New California law requires women on board of directors

Under a bill signed into law Sept. 30 by California Gov. Jerry Brown, publicly traded companies headquartered in California must appoint at least one woman to their board of directors by the end of 2019 or face a penalty, according to CNN Money.

The law, which was passed by the California legislature in August,  also requires companies with five directors to add two women by 2021 and companies with six or more directors to add at least three women by the end of the same year.

While this is the first of such law to be implemented in the U.S., similar measures that set a quota for female representation on boards are common in European countries.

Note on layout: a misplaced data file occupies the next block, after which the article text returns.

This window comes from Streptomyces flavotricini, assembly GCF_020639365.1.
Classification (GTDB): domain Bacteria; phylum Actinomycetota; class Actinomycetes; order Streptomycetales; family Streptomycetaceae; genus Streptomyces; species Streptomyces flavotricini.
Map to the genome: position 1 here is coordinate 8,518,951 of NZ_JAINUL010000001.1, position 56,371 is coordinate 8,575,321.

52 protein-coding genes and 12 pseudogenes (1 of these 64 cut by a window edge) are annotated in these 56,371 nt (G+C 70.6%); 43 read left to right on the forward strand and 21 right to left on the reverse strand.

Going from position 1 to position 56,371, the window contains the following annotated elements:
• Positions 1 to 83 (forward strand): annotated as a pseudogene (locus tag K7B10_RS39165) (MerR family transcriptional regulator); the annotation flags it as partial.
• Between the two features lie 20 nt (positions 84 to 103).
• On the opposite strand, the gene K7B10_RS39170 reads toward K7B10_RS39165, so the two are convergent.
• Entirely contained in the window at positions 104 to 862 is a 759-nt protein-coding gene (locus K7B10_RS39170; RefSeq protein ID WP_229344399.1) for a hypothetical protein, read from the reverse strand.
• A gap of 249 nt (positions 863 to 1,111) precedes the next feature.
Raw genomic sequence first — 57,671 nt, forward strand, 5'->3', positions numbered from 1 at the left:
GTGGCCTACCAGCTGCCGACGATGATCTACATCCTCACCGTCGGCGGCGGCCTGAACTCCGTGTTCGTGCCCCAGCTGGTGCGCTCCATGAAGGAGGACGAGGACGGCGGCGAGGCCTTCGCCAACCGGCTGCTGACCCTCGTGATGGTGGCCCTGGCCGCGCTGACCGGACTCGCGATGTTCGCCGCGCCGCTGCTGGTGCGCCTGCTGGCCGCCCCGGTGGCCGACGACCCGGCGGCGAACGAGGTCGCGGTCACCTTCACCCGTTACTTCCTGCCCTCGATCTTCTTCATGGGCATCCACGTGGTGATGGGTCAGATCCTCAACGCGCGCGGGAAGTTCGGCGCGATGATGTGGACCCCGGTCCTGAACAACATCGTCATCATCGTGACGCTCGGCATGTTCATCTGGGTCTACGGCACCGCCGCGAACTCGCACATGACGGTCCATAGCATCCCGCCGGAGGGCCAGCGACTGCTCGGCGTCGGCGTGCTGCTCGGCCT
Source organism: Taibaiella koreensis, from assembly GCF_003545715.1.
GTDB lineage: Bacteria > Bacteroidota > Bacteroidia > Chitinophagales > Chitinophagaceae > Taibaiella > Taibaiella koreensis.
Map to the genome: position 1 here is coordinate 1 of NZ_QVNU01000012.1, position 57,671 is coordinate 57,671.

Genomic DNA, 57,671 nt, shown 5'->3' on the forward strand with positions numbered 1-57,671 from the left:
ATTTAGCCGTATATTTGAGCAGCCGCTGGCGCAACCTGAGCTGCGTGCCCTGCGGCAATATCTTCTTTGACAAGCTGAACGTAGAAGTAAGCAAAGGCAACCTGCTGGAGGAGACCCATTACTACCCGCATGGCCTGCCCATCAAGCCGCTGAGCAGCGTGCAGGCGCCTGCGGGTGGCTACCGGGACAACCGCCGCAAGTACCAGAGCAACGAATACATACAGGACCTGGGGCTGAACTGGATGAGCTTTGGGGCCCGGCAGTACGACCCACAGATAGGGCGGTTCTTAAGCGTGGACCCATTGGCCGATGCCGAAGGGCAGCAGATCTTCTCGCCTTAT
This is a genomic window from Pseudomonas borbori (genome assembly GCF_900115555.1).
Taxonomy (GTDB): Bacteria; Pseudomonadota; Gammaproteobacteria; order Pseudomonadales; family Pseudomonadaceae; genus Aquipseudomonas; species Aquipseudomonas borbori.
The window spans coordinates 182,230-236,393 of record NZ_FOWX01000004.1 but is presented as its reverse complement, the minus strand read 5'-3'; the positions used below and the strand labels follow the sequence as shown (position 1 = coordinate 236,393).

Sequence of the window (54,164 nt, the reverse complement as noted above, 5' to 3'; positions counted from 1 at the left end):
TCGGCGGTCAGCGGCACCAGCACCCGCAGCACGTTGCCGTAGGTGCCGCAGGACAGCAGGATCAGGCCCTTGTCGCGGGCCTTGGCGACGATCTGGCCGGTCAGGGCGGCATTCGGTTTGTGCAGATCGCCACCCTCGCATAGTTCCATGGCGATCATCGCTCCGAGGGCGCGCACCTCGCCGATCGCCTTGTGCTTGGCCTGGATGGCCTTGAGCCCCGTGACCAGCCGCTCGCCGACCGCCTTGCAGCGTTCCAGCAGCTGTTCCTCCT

The measure will affect a number of California companies, as one-fourth of public companies in California do not have any women on their boards, according to the report.

More articles on leadership:
7 ways leaders can spur career growth through honest connections
6 healthcare leaders on conducting difficult conversations with peers
2 cancer researchers win 2018 Nobel Prize in Medicine

© Copyright ASC COMMUNICATIONS 2018. Interested in LINKING to or REPRINTING this content? View our policies by clicking here.

 

Top 40 Articles from the Past 6 Months